Eastport editor liked a correspondent’s rah-rah-sis-boom-bah attitude

When Noel B. Nutt became sole proprietor and editor of The Sentinel in 1860, Eastport occupied an island accessible only by boat (above), and Water Street (below) was the economic hub of the city, as it is today. (Brian F. Swartz Photos)

Noel B. Nutt knew a good letter-to-the-editor when it crossed his desk — and this particular letter from Corp. Philip H. Andrews of Co. B, 11th Maine Infantry Regiment certainly fit the bill:

• Addressed to the correct newspaper (The Sentinel), check;

• Addressed to the right person (“Mr. Editor”), check;

• Espoused the Republican war goals (“every seceding state” has rejoined the Union), check;

• Bashed the pro-Democratic competition (the Machias Union), check;

• Criticized pro-peace Democrats (“secession sympathizers”), check and double check.

Nutt, publisher and editor of the Wednesday-published Sentinel, liked Andrews’ letter (written from Fernandina, Fla. on June 27, 1863) so much that he hurried it into print on July 22. Nutt’s readers got a combined lesson in civics and geography, plus a behind-the scenes look at suspicious land deals.

Twenty-one when he joined the 11th Maine as a private on July 24, 1862, Andrews hailed from Robbinston, two towns “up” Passamaquoddy Bay from Eastport. Revealed by his 1863 letter as an observant and literate individual, Andrews had made corporal on Sept. 26, 1862.

Sailing from Beaufort, S.C. on June 4, the 11th Maine had landed at Fernandina to relieve the 7th New Hampshire Infantry, now assigned to Hilton Head, S.C. The 11th Maine’s imperturbable Col. Harris Plaisted had barely deployed two companies to garrison “Fort Clinch, which commands the entrance to the harbor,” according to Andrews, when a copy of the Machias Union made the regimental rounds.

In mid-July 1863, editor Noel B. Nutt of The Sentinel received a letter written from Fernandina, Fla. by Corp. Philip Andrews of the 11th Maine Infantry Regiment. Andrews’ letter opened with a full broadside against a Machias newspaper and Southern sympathizers living in Maine.

An article in that pro-Democrat, anti-Lincoln Administration weekly really, thoroughly irritated Philip Andrews. He assured The Sentinel readers “that we are not all copperheads in the army as the Machias Union and other secession sympathizers at the North would try and make the people believe.”

To the contrary, the 11th Maine lads supported the war effort. “I can assure the people in Maine that we are not willing for this war to close until every seceding state has returned to its allegiance and acknowledged itself willing to be protected by the Constitution and the Laws,” Andrews quickly got to his civic lesson.

“Then and not till then are they [soldiers] willing to give up the contest in which so many of the interests of humanity are at stake,” Andrews stated.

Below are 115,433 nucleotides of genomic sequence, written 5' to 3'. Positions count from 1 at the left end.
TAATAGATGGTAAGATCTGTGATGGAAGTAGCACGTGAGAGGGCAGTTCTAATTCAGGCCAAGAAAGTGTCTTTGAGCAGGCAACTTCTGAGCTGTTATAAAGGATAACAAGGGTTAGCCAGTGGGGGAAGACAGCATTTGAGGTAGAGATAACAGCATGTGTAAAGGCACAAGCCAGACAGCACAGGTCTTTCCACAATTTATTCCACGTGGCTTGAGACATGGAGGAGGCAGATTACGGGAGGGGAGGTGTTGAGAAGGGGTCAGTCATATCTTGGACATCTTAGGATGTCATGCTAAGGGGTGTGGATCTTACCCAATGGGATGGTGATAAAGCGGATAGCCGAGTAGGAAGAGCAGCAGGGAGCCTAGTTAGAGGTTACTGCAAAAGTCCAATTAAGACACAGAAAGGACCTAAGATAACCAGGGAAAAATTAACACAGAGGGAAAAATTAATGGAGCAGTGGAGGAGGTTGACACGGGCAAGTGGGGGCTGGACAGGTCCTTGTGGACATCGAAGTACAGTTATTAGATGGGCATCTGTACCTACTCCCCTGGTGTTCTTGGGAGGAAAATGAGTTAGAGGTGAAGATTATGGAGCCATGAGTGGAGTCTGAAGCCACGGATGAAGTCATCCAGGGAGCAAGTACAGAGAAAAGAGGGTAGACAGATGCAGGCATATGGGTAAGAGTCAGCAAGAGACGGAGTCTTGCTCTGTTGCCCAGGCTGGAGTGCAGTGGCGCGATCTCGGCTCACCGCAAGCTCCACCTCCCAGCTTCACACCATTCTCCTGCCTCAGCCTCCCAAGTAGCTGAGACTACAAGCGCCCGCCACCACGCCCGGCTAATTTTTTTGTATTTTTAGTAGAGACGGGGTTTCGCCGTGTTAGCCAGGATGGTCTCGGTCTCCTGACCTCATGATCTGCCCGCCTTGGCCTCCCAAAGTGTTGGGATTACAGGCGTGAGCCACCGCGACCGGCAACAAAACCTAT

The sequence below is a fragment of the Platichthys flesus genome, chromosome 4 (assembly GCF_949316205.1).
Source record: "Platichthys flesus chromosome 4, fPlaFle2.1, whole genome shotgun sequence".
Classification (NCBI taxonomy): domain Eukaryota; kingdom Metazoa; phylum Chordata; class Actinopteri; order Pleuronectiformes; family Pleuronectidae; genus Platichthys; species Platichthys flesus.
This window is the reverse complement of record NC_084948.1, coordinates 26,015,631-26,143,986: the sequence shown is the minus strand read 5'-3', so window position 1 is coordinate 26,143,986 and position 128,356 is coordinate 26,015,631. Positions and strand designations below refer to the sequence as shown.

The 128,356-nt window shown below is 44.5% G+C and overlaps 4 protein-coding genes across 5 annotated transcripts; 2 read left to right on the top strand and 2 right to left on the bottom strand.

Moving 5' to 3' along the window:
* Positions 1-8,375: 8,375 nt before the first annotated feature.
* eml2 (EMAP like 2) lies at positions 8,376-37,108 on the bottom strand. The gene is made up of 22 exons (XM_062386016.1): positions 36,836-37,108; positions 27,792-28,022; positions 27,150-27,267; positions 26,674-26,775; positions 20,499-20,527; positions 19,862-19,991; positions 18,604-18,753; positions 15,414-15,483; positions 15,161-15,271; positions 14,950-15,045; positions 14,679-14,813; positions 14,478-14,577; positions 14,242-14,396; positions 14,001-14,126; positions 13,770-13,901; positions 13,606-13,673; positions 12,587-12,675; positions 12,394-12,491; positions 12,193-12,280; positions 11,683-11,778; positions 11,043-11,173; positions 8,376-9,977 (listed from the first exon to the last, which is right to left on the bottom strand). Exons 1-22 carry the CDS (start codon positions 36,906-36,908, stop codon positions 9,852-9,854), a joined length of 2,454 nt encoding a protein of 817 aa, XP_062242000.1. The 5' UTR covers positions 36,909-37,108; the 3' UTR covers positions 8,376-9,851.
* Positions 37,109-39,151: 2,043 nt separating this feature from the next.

“We have lost too many valuable lives to give up the contest at its present advanced stage,” he noted four days before Harry Heth’s infantry pitched into John Buford’s cavalry west of Gettysburg.

As for the geography lesson, in that pre-Maine snowbird era, Andrews described Fernandina as “the best [harbor] on the eastern coast of Florida.” A “Gen. Finnegan and Hon. David Yulee” had “first laid out [Fernandina] as a city in 1855 … and in [it had] 1860 fifteen hundred inhabitants,” Andrews wrote.

A railroad had been “built from here to Cedar Keys” on the Florida Gulf Coast, he pointed out.

He dealt with the mundane. A Confederate “lieutenant and about twenty men” had, just “a few days ago,” responded to “a flag of truce” flown by 11th Maine adjutant Henry O. Fox “for the purpose of receiving two ladies and their children within our lines,” Andrews wrote.

The Confederates “all talk of being tired of the war,” he noted, and enemy deserters routinely came into the Union lines at Fernandina.

An Illinois colonel “is here raising and organising a colored regiment” and “has nearly two companies already under instruction,” according to Andrews.

Speaking of blacks, “the land sales took place here last week, and the prices exceeded what the most sanguine could expect,” he reported. Properties belonging to known Rebels (Union soldiers seldom used the term “Confederates” when referring to their enemies) had gone on the block; “large purchases were made,” and “many of the negroes were purchasers.”

One property that attracted a good price was “the house formerly owned by Hon. David Yulee,” a U.S. senator from Florida who had helped establish the railroad from Fernandina to Cross Keys. Now the commander of the Union garrison at Fernandina, Plaisted (who lived in Bangor) bought Yulee’s home and promptly moved in.

Was Plaisted the first Maine Yankee to buy retirement property in the Sunshine State? Probably not, since no one had yet heard of “snowbirds.”

“For The Union,” Philip Andrews closed his letter. He would make second lieutenant and survive the war before mustering out in February 1866.

Brian Swartz can be reached at visionsofmaine@tds.net. He would love to hear from Civil War buffs interested in Maine’s involvement in the war.

Brian Swartz

About Brian Swartz

Welcome to "Maine at War," the blog about the roles played by Maine and her sons and daughters in the Civil War. I am a Civil War buff and a newspaper editor recently retired from the Bangor Daily News. Maine sent hero upon hero — soldiers, nurses, sailors, chaplains, physicians — south to preserve their country in the 1860s. “Maine at War” introduces these heroes and heroines, who, for the most part, upheld the state's honor during that terrible conflict. We tour the battlefields where they fought, and we learn about the Civil War by focusing on Maine’s involvement with it. Be prepared: As I discover to this very day, the facts taught in American classrooms don’t always jibe with Civil War reality. I can be reached at visionsofmaine@tds.net.